When it comes to reading PDF documents on machines running a flavor of Windows, users have plenty of options to choose from.
They can go down the traditional route and install a heavyweight application like Adobe Reader for example. While that ensures maximum compatibility and access to additional features that pure reading programs don't offer, it is heavy on the resource side of things and prone to security issues.
Most web browsers ship with PDF support and while that is great for quickly reading a PDF that is available on the Internet, it is usually better to use third-party programs instead as they offer better functionality and are more flexible when it comes to it.
Sumatra PDF has risen to fame as a lightweight resource-friendly PDF reader supporting that is highly effective when it comes to reading PDF documents and other document types it supports.
Today's update, the first in over a year, introduces 64-bit builds of the PDF reader. These builds don't change the functionality of Sumatra but may be useful for PDF documents that are extremely large and resource consuming.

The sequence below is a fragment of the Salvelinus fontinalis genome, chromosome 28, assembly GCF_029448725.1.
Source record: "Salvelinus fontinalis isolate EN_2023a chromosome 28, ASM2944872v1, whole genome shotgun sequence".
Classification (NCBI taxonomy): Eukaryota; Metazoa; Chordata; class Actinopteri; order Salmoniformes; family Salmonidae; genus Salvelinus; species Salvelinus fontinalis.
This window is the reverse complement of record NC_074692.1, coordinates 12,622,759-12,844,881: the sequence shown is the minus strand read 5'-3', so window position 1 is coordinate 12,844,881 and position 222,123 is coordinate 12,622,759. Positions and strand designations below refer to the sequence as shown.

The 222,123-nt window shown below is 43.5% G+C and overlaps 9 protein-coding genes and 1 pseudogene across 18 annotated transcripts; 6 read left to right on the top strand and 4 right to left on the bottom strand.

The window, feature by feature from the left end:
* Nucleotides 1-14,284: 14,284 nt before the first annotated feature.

That's however not the only change introduced in Sumatra PDF 3.1. If you are printing regularly using the program, you may notice an uptick in printer memory usage while doing so. The main reason for this is that Sumatra will always print as image now (this was only a choice in previous versions). According to the author, it improves the reliability of the printout at the cost of extra memory.
The third, and last big change, is a new session restore option on start that will reload all opened documents of a multi-document sesson on startup. Sumatra users who don't want this to happen can disable it by editing the RestoreSession parameter in the Advanced options. All you need to do is set the preference to false in the settings.
There have been "many crash and other bug fixes" on top of that including one that fixes scrolling when touchpads are being used.
The most recent version of Sumatra PDF is provided as a 32-bit or 64-bit installer or portable program, the latter allowing you to run Sumatra from any location without installation.
Now You: Which PDF reader are you using?Advertisement
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Ghacks is a technology news blog that was founded in 2005 by Martin Brinkmann. It has since then become one of the most popular tech news sites on the Internet with five authors and regular contributions from freelance writers.